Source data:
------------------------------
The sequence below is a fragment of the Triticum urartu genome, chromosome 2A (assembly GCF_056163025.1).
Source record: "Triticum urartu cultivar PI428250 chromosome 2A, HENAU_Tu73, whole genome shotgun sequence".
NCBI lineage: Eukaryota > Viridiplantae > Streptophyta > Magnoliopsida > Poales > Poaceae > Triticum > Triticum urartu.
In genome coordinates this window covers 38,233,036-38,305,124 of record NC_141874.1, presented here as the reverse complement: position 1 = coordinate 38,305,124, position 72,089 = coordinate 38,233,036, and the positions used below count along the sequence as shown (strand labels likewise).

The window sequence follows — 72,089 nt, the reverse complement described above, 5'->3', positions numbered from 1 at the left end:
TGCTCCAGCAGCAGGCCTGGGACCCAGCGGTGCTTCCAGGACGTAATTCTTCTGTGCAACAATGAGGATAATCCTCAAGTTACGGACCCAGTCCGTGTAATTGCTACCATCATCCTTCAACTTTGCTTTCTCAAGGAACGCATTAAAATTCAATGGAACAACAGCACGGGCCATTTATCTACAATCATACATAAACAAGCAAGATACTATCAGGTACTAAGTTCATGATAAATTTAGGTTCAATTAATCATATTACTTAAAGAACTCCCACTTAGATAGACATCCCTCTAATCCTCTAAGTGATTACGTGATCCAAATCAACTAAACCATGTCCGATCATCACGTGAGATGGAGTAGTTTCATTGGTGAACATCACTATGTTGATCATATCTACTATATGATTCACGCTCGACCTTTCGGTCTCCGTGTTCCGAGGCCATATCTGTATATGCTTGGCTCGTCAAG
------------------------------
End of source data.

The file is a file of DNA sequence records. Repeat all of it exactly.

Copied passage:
The sequence below is a fragment of the Triticum urartu genome, chromosome 2A (assembly GCF_056163025.1).
Source record: "Triticum urartu cultivar PI428250 chromosome 2A, HENAU_Tu73, whole genome shotgun sequence".
NCBI lineage: Eukaryota > Viridiplantae > Streptophyta > Magnoliopsida > Poales > Poaceae > Triticum > Triticum urartu.
In genome coordinates this window covers 38,233,036-38,305,124 of record NC_141874.1, presented here as the reverse complement: position 1 = coordinate 38,305,124, position 72,089 = coordinate 38,233,036, and the positions used below count along the sequence as shown (strand labels likewise).

The window sequence follows — 72,089 nt, the reverse complement described above, 5'->3', positions numbered from 1 at the left end:
TGCTCCAGCAGCAGGCCTGGGACCCAGCGGTGCTTCCAGGACGTAATTCTTCTGTGCAACAATGAGGATAATCCTCAAGTTACGGACCCAGTCCGTGTAATTGCTACCATCATCCTTCAACTTTGCTTTCTCAAGGAACGCATTAAAATTCAATGGAACAACAGCACGGGCCATTTATCTACAATCATACATAAACAAGCAAGATACTATCAGGTACTAAGTTCATGATAAATTTAGGTTCAATTAATCATATTACTTAAAGAACTCCCACTTAGATAGACATCCCTCTAATCCTCTAAGTGATTACGTGATCCAAATCAACTAAACCATGTCCGATCATCACGTGAGATGGAGTAGTTTCATTGGTGAACATCACTATGTTGATCATATCTACTATATGATTCACGCTCGACCTTTCGGTCTCCGTGTTCCGAGGCCATATCTGTATATGCTTGGCTCGTCAAG